The best part of the night were the times I needed to step out of the tent. The first time I stood up I almost fell over when I saw the star filled sky. At elevation in the cold the sky is beyond anything you can imagine if you’ve never seen it. I seem to recall the words “Holy $%^#% @#^^&!” coming out of my mouth unbidden. The other times I got up it was still amazing, but even now I can remember just how blown away I was that first time.Morning dawned mostly clear which might seem good, but worried me because that was not the forecast. I’d expected some clouds with rain late in the afternoon. Seemed like a good time to fire up the inReach and get a new forecast. Sure enough things had changed. Today was going to be nicer, but the following day they expected rain early and often. Part of me kept staring at the mountain wanting to hit the peaks, but the smarter part kept pointing out that would mean going down in the rain the next day.It really would have been a great morning to hit one or both summits and even when I left camp I wasn’t sure the less smart part of me would turn left instead of right when I got back to the AT.Since plans had changed I now was in no hurry to leave camp. It was still very calm where I was, but the clouds up above were flying past at a good clip. I spent some time making movie clips which went into the video I posted a few weeks back.The morning light up there was amazing. Another good excuse to take too many pics. The total for the two day trip was 101 shots 🙂 Having grown up on film cameras I love the ability in the digital age to shoot without worrying about expense. Now that memory has gotten so cheap I don’t worry about storage space either.It was a great morning for sunlight on trees. The pictures do little to capture what I could see. Perhaps more skilled photographers could bring it out better, but these are good enough to at least remind me of how beautiful these two days in the snow were.I did manage to turn left and started my descent back to the highway on the AT. On the way up I did my best to clean up the postholes of the guy I was following up. Now on the way down I worked on his descending postholes. Near the road I met a guy going up in just spikes and realized that my efforts were probably pointless. No time to be grumpy about postholes when you’ve got a sunny morning to enjoy. Sun on birches is always nice, but in the snow with good morning light you can’t help but feel happy to be there.Sun through the pines is pretty darn nice too! It was such a great day I was a bit bummed I wasn’t hitting the peaks, but it was too nice to be grumpy about it.When the leaves are on the trees this route has very few views until you get to the top. This time of year there were chances to glimpse peaks in various directions at times.Pretty certain I stop and take pictures of Hedgehog Hill every time I pass through this spot. I know I did in both directions this time. Just something about the perspective looking through the stand of dead birch trees.Bit of the Mahoosucs poking through the trees. Think that is Old Speck on the left side but hard to tell with those pretty birches in the way.I was totally overheating by this point even though I was going downhill. I was down to my lightest base layer, but should have been in a tank top heh. Warm weather in Winter is really hard to adjust to after you’ve gotten used to really cold stuff. Once I got back to the car I stripped down and put on dry stuff. Then I broke out the sausage and cheese for a lunch feast before heading home.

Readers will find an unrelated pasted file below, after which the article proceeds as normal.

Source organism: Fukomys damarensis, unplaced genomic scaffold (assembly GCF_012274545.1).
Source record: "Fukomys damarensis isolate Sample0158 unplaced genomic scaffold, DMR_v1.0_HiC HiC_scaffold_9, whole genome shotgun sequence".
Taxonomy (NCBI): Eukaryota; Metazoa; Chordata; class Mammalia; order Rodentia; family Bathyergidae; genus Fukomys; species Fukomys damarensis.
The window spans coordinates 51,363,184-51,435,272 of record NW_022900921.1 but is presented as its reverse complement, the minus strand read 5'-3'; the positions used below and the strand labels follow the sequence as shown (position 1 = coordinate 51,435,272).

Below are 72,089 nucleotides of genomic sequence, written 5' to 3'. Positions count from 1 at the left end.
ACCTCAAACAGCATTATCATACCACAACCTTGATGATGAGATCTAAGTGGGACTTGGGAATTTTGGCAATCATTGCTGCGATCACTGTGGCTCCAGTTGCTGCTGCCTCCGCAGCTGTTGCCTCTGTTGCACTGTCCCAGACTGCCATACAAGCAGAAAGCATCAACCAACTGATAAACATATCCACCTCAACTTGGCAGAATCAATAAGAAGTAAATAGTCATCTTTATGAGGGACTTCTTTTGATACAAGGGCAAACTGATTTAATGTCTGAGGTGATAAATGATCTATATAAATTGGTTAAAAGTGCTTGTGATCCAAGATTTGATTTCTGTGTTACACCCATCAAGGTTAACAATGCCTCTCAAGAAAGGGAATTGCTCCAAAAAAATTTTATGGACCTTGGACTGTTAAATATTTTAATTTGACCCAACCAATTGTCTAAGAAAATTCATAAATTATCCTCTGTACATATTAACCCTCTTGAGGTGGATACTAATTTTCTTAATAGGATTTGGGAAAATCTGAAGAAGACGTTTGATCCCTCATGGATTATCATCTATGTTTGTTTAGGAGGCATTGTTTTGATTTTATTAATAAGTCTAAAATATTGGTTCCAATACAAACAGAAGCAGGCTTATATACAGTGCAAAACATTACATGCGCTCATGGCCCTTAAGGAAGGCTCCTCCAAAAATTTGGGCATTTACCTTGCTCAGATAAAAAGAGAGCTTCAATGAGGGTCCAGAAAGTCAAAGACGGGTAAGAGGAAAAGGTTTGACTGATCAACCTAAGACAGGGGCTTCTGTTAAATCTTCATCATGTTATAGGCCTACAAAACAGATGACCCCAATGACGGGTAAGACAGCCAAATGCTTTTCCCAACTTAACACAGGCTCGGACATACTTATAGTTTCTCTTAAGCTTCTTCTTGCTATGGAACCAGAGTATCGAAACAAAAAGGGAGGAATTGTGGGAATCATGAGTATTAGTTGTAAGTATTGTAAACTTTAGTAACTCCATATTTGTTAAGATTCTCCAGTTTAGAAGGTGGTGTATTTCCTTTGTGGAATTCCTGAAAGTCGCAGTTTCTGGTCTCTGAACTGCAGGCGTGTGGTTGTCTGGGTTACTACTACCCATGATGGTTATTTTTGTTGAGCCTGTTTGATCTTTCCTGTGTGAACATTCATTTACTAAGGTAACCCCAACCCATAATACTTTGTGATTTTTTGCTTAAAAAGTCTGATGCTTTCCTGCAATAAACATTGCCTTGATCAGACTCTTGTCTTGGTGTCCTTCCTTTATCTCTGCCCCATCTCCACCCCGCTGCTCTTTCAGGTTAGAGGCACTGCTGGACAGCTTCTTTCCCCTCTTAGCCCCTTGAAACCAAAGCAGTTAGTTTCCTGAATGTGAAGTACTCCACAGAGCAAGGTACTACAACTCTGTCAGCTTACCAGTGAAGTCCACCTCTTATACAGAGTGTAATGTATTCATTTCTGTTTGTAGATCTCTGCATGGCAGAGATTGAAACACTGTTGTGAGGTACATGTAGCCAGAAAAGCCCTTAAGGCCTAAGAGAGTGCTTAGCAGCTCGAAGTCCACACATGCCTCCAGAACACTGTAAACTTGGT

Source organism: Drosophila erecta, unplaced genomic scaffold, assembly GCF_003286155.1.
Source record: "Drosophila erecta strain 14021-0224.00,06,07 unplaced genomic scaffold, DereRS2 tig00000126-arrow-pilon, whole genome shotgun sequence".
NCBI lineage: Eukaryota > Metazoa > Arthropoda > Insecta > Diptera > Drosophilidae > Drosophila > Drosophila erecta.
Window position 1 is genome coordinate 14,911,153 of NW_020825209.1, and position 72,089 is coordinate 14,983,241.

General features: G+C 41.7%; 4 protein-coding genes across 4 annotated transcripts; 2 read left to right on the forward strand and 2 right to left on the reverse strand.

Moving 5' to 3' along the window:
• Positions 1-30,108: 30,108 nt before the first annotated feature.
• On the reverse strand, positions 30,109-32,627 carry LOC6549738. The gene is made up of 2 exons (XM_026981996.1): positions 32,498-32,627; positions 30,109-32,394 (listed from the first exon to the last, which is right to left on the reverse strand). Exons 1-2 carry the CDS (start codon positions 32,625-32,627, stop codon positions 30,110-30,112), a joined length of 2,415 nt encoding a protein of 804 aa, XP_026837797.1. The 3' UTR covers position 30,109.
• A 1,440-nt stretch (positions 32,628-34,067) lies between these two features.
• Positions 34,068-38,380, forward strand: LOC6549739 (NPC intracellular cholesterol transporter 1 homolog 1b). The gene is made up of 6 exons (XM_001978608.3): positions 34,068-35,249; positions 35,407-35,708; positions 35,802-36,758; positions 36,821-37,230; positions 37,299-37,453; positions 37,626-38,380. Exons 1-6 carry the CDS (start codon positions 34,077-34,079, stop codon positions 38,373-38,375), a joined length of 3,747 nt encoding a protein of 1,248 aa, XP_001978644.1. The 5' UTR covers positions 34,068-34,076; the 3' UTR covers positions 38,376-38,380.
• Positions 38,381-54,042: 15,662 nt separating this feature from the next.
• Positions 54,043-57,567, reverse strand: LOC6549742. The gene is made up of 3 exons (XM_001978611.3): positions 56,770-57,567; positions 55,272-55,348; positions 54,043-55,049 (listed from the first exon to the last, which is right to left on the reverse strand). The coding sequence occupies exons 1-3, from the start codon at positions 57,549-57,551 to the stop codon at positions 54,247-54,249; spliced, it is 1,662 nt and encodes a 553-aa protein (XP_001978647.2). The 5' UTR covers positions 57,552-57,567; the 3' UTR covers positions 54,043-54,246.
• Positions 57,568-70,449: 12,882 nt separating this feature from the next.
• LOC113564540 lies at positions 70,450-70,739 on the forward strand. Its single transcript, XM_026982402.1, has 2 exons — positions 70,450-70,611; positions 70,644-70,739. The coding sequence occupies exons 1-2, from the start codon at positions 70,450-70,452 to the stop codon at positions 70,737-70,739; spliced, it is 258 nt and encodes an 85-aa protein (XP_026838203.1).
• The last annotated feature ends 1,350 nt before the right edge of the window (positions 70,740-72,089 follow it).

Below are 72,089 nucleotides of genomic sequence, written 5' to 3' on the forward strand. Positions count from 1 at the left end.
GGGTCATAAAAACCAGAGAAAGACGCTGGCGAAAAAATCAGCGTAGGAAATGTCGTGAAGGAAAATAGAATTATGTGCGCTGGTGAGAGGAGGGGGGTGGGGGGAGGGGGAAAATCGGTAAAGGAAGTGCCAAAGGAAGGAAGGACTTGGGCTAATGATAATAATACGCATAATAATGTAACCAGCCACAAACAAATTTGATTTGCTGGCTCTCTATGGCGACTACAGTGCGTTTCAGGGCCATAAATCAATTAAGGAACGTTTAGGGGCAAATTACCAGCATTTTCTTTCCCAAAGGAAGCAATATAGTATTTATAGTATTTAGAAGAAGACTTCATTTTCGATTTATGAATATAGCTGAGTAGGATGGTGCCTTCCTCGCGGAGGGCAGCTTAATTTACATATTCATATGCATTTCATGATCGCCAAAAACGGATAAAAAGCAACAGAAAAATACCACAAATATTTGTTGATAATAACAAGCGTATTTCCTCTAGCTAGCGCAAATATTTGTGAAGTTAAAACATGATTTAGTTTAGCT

Hope you folks enjoyed the pics. Sadly there have not been many trips in the snow this year. With the little one starting kindergarten and my wife very busy with her work I’ve been needed at home a bit more. If you aren’t getting your Nature fix from my posts perhaps you’ll be more motivated to get out there and see it for yourself! Things should pick up for me once the snow melts and I can get the scoot back on the road. Also starting to hear rumbles from a buddy about tag teaming the LT this Fall so it will be time for me to start riding that merry-go-round again soon 🙂